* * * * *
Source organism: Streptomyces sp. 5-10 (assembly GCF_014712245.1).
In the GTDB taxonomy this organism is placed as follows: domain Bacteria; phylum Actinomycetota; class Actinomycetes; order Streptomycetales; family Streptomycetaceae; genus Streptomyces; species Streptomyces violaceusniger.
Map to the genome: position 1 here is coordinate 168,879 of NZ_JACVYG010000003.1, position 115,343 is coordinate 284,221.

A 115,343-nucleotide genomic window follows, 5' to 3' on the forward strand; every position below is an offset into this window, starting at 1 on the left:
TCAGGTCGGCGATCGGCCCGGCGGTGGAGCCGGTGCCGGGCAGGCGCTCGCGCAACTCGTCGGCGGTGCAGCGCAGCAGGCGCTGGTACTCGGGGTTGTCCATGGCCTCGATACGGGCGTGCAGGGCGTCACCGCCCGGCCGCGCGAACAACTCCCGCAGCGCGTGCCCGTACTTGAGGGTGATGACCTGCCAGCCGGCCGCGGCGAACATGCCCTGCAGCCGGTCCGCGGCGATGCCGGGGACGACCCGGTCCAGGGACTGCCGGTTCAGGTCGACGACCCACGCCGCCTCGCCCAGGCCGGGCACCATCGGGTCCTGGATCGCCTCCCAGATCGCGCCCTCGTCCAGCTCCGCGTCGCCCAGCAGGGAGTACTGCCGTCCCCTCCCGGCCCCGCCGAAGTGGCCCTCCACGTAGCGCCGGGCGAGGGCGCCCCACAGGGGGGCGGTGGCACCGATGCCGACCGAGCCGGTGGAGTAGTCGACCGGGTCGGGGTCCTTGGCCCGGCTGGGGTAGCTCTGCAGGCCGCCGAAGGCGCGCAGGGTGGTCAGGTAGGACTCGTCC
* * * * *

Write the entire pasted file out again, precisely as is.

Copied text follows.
Source organism: Streptomyces sp. 5-10 (assembly GCF_014712245.1).
In the GTDB taxonomy this organism is placed as follows: domain Bacteria; phylum Actinomycetota; class Actinomycetes; order Streptomycetales; family Streptomycetaceae; genus Streptomyces; species Streptomyces violaceusniger.
Map to the genome: position 1 here is coordinate 168,879 of NZ_JACVYG010000003.1, position 115,343 is coordinate 284,221.

A 115,343-nucleotide genomic window follows, 5' to 3' on the forward strand; every position below is an offset into this window, starting at 1 on the left:
TCAGGTCGGCGATCGGCCCGGCGGTGGAGCCGGTGCCGGGCAGGCGCTCGCGCAACTCGTCGGCGGTGCAGCGCAGCAGGCGCTGGTACTCGGGGTTGTCCATGGCCTCGATACGGGCGTGCAGGGCGTCACCGCCCGGCCGCGCGAACAACTCCCGCAGCGCGTGCCCGTACTTGAGGGTGATGACCTGCCAGCCGGCCGCGGCGAACATGCCCTGCAGCCGGTCCGCGGCGATGCCGGGGACGACCCGGTCCAGGGACTGCCGGTTCAGGTCGACGACCCACGCCGCCTCGCCCAGGCCGGGCACCATCGGGTCCTGGATCGCCTCCCAGATCGCGCCCTCGTCCAGCTCCGCGTCGCCCAGCAGGGAGTACTGCCGTCCCCTCCCGGCCCCGCCGAAGTGGCCCTCCACGTAGCGCCGGGCGAGGGCGCCCCACAGGGGGGCGGTGGCACCGATGCCGACCGAGCCGGTGGAGTAGTCGACCGGGTCGGGGTCCTTGGCCCGGCTGGGGTAGCTCTGCAGGCCGCCGAAGGCGCGCAGGGTGGTCAGGTAGGACTCGTCC